Scherzo in blue -- The Blue Girl
One of the most perplexing decisions we had to make in creating our version of Whister's "Arrange in Flesh Colour and Grey" concerned "Scherzo in blue -- The Blue Girl," which was the only large painting included in the 1884 exhibition. Period reviews suggest that "The Blue Girl" was hung in the most prominent location in the gallery, in the middle of the back wall, facing the entrance. Whistler's correspondence suggests that he intended to juxtapose the large painting with the sixty-six small paintings, drawings, pastels -- stars of different magnitudes, grouped around a blue moon -- a lifesize full-length portrait, called by the artist "Scherzo in blue -- The Blue Girl." Many reviewers complained about Whistler's treatment of the model's face, and Whistler eventually destroyed the painting, although his first biographers published a photo of it in 1911.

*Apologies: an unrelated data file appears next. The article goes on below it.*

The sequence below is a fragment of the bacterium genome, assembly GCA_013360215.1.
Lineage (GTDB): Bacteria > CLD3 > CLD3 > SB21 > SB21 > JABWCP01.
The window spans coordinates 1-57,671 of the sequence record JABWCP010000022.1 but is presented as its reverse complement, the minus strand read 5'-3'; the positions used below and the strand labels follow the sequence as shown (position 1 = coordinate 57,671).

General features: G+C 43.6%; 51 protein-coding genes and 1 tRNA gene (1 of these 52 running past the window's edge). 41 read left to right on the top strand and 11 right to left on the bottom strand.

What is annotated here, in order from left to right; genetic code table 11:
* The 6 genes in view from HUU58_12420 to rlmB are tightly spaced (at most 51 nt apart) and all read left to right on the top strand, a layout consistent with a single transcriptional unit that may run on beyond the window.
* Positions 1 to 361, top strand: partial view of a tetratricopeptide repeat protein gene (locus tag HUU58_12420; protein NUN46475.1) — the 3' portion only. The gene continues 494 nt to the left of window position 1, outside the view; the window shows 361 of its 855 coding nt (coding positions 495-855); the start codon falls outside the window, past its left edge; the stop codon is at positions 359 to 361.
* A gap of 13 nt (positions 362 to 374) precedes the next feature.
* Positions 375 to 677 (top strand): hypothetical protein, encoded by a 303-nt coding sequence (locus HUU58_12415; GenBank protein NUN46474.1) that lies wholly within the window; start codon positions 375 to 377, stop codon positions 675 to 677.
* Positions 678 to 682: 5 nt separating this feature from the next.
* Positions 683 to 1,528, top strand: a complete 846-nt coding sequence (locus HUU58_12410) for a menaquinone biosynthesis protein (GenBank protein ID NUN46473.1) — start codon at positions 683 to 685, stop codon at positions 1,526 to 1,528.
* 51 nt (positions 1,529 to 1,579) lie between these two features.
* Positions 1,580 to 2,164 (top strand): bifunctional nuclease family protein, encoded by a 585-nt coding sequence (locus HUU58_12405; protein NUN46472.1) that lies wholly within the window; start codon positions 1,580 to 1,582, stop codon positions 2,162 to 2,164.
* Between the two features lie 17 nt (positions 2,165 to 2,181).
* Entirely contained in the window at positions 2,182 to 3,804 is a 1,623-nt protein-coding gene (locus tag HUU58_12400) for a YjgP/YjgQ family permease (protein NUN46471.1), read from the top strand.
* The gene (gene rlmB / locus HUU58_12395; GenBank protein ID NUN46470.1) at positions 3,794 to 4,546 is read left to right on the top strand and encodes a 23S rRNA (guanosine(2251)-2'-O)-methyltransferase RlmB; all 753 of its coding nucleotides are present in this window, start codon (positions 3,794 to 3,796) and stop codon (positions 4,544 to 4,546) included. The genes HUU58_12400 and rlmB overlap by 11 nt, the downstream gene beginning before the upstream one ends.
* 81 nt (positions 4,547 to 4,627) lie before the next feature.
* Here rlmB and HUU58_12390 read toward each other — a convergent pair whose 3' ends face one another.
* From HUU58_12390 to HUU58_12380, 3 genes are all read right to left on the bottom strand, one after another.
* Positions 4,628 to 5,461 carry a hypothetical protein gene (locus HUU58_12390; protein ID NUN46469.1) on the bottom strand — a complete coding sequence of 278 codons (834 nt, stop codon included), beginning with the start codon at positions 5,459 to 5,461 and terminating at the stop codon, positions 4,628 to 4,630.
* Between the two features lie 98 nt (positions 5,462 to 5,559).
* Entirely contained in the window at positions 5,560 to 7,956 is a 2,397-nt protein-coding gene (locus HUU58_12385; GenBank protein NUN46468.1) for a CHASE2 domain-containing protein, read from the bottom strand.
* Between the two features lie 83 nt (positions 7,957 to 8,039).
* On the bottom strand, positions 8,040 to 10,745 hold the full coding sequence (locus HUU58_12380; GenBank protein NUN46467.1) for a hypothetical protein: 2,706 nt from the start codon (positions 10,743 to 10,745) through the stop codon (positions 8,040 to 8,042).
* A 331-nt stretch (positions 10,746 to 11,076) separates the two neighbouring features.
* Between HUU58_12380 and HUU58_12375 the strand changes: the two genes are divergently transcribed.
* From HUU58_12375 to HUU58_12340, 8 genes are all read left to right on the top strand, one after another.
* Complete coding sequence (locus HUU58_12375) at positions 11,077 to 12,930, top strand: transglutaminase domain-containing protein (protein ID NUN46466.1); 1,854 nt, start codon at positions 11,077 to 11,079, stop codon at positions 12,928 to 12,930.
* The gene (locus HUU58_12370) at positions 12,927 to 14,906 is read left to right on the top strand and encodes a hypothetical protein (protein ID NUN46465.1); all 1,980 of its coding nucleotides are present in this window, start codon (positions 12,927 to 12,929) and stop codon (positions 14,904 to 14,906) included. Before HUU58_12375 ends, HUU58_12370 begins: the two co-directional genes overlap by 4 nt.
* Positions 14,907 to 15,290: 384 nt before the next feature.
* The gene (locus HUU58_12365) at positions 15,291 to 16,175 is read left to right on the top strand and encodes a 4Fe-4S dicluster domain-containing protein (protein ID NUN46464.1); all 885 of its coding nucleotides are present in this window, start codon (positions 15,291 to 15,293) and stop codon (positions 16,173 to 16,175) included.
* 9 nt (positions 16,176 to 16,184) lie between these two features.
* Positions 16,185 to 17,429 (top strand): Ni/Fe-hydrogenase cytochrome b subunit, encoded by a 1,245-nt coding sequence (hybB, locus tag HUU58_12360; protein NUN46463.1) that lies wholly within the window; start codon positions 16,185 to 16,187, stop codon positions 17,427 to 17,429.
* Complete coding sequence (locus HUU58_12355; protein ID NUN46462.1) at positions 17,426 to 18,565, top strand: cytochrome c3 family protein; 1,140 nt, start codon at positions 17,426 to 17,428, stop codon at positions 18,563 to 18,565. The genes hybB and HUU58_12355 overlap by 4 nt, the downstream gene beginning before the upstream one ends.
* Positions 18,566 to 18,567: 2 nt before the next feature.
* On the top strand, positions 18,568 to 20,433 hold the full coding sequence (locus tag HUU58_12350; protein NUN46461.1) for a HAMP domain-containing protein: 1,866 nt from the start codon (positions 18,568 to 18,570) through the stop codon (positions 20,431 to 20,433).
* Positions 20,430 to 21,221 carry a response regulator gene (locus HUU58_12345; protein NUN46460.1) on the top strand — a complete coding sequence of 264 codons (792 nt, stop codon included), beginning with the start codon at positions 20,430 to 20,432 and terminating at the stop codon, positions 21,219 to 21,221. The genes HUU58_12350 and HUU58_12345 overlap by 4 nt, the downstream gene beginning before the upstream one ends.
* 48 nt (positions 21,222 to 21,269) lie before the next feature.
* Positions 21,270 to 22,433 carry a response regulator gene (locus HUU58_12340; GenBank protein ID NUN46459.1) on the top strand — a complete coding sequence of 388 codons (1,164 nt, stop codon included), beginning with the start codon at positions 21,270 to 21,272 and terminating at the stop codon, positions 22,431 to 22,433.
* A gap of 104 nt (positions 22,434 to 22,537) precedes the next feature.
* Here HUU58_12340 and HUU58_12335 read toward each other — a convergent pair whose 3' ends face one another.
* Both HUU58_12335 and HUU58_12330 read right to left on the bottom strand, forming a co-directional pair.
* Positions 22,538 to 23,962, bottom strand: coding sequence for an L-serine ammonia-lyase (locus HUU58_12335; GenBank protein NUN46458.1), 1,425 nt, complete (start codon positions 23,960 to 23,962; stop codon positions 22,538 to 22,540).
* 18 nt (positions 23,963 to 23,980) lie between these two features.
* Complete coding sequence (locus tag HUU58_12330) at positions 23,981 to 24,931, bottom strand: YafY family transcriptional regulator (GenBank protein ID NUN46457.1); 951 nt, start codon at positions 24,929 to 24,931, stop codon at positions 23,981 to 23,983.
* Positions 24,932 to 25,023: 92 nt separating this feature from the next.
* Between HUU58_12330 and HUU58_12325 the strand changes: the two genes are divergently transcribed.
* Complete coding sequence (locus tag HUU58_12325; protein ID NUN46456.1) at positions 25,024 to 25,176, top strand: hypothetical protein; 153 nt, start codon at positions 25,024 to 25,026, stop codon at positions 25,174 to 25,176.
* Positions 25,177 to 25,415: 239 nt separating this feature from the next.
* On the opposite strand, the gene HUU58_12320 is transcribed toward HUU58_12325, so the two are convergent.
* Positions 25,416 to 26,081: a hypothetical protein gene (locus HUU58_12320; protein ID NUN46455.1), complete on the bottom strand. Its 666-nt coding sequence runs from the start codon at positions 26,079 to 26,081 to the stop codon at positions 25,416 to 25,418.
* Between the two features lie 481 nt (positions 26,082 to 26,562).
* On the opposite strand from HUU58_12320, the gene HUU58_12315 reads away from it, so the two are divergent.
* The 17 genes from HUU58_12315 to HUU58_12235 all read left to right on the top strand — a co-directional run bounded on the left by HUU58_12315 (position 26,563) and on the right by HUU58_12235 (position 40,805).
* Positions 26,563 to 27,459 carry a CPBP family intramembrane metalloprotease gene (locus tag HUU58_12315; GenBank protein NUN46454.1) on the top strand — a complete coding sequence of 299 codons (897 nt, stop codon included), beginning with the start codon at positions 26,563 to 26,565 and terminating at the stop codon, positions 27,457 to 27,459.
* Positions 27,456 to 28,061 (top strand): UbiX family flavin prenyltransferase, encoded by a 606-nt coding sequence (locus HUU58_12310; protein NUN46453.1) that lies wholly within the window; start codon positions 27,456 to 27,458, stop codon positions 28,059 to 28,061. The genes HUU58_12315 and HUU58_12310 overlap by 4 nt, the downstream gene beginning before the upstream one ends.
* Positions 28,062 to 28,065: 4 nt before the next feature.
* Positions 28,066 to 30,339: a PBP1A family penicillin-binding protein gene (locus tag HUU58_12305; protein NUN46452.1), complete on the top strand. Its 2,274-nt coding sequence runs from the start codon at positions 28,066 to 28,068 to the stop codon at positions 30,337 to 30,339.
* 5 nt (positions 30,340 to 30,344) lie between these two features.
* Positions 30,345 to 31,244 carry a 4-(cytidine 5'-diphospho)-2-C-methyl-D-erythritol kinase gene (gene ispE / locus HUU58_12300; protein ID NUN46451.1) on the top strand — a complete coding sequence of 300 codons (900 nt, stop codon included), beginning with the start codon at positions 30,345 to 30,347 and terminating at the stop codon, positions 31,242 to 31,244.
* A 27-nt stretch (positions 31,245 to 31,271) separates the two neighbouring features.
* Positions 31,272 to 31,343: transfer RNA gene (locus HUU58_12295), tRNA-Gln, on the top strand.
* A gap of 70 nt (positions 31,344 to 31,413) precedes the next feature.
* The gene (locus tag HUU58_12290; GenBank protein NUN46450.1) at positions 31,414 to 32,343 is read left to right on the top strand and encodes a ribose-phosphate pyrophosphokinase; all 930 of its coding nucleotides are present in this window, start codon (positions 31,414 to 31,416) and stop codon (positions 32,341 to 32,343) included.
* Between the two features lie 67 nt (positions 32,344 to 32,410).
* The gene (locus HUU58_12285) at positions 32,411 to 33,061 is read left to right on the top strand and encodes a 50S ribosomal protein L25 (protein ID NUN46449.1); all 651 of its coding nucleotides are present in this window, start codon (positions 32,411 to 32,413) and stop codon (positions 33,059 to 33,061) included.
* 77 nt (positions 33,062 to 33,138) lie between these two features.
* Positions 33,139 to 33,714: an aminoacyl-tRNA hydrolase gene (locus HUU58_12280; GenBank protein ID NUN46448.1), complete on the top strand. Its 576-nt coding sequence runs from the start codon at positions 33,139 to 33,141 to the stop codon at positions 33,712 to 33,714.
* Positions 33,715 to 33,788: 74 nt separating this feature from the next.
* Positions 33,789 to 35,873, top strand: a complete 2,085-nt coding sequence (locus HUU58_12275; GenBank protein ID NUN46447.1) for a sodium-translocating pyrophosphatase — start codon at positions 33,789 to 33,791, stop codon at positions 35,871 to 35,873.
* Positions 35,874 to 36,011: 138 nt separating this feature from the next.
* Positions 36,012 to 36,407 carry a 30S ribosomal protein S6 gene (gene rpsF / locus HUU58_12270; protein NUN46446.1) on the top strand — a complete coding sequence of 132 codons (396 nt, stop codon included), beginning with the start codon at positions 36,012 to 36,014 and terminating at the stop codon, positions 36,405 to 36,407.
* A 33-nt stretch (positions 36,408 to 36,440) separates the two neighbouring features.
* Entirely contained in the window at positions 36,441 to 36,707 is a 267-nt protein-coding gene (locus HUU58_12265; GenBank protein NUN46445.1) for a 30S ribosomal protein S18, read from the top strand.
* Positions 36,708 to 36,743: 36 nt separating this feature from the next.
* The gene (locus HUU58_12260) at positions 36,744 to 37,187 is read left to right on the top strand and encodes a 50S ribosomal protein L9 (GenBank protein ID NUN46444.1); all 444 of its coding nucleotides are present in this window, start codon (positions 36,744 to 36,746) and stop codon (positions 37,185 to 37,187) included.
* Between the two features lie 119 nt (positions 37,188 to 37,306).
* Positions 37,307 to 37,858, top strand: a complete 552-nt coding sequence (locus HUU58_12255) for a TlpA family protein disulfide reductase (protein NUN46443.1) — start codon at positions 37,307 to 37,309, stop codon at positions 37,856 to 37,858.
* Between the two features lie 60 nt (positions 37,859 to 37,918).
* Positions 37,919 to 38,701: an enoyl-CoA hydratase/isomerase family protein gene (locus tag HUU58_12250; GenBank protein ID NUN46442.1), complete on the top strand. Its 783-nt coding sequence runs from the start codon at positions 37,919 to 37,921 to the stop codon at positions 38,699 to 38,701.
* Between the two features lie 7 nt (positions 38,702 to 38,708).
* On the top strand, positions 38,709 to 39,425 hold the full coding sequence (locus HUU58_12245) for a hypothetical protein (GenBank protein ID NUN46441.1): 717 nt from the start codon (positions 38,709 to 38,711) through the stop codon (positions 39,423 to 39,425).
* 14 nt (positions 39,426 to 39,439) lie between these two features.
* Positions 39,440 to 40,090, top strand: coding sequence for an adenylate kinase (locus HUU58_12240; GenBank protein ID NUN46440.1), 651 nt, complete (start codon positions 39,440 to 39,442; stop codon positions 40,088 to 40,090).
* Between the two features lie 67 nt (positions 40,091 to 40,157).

Faced with a choice between including no large portrait and the "wrong" large portrait, we decided to make Whistler's "Arrangement in White and Black" the focal point of our installation. "Arrangement in White and Black" was completed a few years before "The Blue Girl." The model is a few years older than the model in the destroyed painting and the color is very different, but it is a life-sized image of similarly assertive young woman. By substituting "Arrangement in White and Black" for the destroyed painting, we were able to recreate the play of scale that was integral to Whistler's conception of the 1884 installation.